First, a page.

The manner in which the memory discovery and initialization step 16 takes place is dependent upon the particular memory device that is included in the computer system. In particular, memory devices are usually grouped together as one or more individual memory devices which are provided in a common memory module. Usually, a particular computer system includes similar memory modules. However, in certain circumstances, the memory modules may vary. The memory devices have certain characteristics that differentiate one memory device from another, such as memory type (RDRAM, SDRAM, DDR-SDRAM or the like), the size of the memory device (amount of memory present in the device), the organization of data in the memory device (this typically represents a logical grouping within the memory device, e.g. rows, columns, word size or the like), the speed of the memory device (how quickly the memory device can be accessed and is usually specified in MHz), error checking capabilities of the memory device (error-correcting code(ECC), checksum or the like).
 Insofar as the speed of the memory device is concerned, each memory access cycle during memory discovery and initialization may consist of many smaller sub-operations and, therefore, the speed of the memory device is dependent upon many timing parameters that govern time delays between various operations on the particular memory device. In view of the aforementioned, and in order to ensure proper operation of a computer system, memory initialization procedures are carried out each time the computer system is started or booted.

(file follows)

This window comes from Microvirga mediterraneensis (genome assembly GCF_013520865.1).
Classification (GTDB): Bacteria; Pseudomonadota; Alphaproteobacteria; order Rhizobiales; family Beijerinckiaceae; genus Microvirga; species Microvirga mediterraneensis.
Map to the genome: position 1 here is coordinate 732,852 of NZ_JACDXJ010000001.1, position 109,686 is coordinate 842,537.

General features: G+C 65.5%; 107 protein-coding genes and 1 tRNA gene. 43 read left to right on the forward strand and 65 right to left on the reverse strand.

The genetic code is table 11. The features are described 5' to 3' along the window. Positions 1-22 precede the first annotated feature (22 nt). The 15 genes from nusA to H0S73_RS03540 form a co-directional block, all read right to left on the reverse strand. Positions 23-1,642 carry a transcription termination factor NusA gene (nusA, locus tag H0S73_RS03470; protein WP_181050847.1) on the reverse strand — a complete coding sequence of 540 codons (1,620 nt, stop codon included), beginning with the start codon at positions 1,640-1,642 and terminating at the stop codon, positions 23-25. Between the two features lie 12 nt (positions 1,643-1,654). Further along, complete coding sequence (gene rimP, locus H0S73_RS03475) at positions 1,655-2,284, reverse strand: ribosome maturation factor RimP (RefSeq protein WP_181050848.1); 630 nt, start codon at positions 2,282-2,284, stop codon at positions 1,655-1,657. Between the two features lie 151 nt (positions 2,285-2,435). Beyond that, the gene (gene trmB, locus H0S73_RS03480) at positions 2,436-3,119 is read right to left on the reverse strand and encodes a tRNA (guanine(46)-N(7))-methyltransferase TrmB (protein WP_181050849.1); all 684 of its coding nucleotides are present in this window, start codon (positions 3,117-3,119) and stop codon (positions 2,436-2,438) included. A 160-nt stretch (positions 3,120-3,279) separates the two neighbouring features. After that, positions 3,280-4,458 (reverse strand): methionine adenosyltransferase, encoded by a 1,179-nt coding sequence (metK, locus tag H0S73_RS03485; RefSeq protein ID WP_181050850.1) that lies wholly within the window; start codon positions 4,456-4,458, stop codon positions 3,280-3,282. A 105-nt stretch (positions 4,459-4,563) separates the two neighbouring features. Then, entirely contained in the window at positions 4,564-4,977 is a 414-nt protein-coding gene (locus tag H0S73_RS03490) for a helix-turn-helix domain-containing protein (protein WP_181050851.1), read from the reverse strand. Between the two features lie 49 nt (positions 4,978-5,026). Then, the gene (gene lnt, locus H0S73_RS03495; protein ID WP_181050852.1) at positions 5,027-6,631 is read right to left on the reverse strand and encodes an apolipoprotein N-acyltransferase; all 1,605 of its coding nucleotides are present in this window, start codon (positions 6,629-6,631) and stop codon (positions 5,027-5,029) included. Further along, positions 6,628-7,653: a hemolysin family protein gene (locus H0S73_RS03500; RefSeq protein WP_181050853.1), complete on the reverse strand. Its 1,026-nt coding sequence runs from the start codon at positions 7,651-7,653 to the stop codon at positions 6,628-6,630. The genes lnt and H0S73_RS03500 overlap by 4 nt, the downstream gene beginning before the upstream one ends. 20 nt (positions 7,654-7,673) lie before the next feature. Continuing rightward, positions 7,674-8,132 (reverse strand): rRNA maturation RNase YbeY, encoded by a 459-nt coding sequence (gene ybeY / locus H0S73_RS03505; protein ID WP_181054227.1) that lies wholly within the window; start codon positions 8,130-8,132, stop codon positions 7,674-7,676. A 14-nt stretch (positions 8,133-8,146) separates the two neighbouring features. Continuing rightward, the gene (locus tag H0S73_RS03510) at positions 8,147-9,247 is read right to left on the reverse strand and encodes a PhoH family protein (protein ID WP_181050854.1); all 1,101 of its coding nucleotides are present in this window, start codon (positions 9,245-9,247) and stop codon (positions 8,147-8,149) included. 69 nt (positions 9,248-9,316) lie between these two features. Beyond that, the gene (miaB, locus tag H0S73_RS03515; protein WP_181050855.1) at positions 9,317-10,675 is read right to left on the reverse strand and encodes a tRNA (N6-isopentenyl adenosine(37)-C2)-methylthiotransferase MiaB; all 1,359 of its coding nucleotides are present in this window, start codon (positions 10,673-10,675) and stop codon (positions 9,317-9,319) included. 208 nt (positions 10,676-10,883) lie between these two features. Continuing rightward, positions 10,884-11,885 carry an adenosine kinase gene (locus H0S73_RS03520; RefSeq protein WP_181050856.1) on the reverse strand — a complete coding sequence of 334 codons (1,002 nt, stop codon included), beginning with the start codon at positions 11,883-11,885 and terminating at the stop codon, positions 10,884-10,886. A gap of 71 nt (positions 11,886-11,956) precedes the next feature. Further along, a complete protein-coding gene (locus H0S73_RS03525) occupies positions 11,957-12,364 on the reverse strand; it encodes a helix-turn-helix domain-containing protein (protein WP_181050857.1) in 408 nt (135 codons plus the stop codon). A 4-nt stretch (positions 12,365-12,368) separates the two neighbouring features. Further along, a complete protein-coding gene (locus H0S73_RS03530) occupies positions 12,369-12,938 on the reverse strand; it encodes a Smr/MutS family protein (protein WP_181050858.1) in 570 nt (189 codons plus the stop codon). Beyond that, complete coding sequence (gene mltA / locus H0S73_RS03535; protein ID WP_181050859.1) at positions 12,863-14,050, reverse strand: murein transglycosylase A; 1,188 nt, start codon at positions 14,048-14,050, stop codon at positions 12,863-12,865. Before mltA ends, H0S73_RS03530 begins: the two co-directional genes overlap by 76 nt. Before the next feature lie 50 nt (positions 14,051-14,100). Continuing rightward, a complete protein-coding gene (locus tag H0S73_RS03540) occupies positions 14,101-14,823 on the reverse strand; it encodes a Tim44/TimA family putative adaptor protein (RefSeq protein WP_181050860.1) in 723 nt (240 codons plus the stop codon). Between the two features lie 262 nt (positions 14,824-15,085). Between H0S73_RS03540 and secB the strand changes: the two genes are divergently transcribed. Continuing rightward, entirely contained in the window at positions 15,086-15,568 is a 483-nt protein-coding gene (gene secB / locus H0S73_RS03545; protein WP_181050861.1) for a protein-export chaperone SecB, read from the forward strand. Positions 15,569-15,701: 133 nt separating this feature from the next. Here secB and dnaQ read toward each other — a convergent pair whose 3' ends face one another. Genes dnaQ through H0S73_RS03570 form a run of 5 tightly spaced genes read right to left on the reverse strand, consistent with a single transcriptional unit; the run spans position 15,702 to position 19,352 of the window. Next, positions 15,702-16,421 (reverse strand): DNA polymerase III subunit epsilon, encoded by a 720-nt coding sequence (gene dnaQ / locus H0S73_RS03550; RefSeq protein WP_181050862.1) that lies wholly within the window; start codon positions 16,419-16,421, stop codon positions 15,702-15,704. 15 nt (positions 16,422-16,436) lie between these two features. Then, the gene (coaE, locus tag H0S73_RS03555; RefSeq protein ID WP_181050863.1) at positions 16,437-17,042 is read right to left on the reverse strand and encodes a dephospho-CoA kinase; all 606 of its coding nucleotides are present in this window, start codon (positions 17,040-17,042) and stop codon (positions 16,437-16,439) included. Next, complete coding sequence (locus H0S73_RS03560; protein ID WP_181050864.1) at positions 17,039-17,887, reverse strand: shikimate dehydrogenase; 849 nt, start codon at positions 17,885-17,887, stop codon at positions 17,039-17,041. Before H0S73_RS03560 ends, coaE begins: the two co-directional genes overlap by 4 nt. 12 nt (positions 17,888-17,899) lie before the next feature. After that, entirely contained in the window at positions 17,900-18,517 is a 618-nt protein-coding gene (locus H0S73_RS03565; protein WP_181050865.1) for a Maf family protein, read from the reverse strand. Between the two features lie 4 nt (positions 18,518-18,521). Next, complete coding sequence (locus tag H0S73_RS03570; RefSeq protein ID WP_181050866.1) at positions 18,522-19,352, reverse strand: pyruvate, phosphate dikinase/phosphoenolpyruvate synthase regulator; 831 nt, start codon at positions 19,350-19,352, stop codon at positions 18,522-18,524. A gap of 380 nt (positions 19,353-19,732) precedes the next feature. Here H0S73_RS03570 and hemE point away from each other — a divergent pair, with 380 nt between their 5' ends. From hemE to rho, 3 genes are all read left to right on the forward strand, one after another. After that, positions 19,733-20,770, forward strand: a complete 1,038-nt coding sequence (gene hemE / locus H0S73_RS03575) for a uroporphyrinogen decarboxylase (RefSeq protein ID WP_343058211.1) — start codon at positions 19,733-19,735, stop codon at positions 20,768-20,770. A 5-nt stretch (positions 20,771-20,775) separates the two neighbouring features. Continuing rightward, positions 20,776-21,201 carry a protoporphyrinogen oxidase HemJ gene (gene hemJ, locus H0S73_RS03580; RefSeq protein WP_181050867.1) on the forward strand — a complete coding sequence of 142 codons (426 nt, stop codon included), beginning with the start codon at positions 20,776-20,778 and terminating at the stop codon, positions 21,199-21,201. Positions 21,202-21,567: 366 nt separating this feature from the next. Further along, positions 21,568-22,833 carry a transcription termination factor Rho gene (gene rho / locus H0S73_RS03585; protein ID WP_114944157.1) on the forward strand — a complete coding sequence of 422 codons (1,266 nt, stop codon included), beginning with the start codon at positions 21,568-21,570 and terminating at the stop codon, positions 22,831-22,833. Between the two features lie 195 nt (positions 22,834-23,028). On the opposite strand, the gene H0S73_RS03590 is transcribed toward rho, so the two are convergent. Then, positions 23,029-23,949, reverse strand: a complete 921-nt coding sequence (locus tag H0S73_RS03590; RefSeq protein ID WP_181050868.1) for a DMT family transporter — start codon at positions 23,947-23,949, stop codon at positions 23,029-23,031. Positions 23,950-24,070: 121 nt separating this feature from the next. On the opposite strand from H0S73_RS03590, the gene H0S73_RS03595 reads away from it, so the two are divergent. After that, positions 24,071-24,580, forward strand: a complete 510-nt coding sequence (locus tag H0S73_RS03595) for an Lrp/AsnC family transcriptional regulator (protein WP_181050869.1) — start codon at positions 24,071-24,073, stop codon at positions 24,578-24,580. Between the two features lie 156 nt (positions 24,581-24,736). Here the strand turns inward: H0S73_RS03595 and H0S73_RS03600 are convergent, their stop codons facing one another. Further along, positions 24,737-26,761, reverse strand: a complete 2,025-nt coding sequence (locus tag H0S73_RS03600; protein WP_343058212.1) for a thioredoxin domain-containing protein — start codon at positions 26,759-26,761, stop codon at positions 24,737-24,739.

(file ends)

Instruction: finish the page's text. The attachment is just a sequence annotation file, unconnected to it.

Further, as memory devices used in computer systems are usually replaceable (e.g., memory devices may be added or removed), the possibility exists that when the computer system is booted, the memory configuration could have changed and, accordingly, the characteristics of the memory devices mentioned above may thus also have changed. As a memory device change influences system operation, the memory discovery portion of the firmware determines what the memory characteristics are each time the computer system is booted. The firmware is stored in non-volatile storage such as ROM, EPROM, EEPROM, battery backed-up memory, registers in an application specific integrated circuit (ASIC), or the like, so that the instructions stored therein for booting are not lost upon powering down the computer system.
 Thus, as described above, prior art booting methods perform memory discovery and initialization procedures each time the computer system is switched on or booted. These procedures are executed even if the hardware devices, such as the memory devices, of the computer system have not changed and this results in delays ranging from a few seconds to even minutes when the computer system is booted.